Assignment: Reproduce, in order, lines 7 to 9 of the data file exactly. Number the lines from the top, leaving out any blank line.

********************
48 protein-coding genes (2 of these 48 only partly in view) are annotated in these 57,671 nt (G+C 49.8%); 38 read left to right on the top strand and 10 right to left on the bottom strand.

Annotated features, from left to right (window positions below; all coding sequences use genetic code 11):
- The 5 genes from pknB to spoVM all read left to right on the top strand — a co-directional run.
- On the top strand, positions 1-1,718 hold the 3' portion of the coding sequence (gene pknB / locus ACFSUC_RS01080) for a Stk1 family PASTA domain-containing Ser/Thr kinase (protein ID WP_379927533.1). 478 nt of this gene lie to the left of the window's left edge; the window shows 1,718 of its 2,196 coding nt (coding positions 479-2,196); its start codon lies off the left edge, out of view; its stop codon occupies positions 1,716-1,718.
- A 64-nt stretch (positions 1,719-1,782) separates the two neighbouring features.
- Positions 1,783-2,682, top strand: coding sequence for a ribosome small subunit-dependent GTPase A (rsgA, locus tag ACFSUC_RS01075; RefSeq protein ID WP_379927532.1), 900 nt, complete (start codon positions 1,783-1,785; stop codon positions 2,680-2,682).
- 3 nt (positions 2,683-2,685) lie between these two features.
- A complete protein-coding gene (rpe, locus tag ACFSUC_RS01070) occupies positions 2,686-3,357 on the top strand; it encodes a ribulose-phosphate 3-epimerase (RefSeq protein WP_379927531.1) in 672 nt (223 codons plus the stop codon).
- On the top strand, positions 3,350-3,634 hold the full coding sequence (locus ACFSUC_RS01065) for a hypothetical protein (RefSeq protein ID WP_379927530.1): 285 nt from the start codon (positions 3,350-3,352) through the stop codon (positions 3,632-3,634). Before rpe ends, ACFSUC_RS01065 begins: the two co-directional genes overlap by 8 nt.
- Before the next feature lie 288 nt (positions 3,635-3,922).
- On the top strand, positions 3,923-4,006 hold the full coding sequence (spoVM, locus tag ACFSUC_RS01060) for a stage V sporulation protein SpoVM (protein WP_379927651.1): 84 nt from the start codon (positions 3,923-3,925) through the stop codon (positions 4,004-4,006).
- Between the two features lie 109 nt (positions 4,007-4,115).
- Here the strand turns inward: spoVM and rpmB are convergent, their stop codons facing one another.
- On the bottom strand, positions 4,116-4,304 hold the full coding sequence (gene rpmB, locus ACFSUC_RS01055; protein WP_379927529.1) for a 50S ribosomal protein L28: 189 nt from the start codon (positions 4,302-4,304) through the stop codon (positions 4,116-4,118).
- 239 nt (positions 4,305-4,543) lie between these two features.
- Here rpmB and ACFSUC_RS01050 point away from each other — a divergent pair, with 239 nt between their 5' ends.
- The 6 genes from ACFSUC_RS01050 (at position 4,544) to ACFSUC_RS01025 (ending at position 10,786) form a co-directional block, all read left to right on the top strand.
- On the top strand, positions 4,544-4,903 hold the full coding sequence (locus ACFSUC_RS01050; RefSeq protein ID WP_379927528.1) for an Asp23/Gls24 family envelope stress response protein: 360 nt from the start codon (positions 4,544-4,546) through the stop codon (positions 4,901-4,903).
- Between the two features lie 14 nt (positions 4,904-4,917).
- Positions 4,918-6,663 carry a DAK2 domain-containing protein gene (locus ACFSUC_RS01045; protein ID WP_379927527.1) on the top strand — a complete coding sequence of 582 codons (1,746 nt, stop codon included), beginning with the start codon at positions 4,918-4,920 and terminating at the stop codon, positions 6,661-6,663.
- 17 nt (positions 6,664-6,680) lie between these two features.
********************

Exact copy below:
- 3 nt (positions 2,683-2,685) lie between these two features.
- A complete protein-coding gene (rpe, locus tag ACFSUC_RS01070) occupies positions 2,686-3,357 on the top strand; it encodes a ribulose-phosphate 3-epimerase (RefSeq protein WP_379927531.1) in 672 nt (223 codons plus the stop codon).
- On the top strand, positions 3,350-3,634 hold the full coding sequence (locus ACFSUC_RS01065) for a hypothetical protein (RefSeq protein ID WP_379927530.1): 285 nt from the start codon (positions 3,350-3,352) through the stop codon (positions 3,632-3,634). Before rpe ends, ACFSUC_RS01065 begins: the two co-directional genes overlap by 8 nt.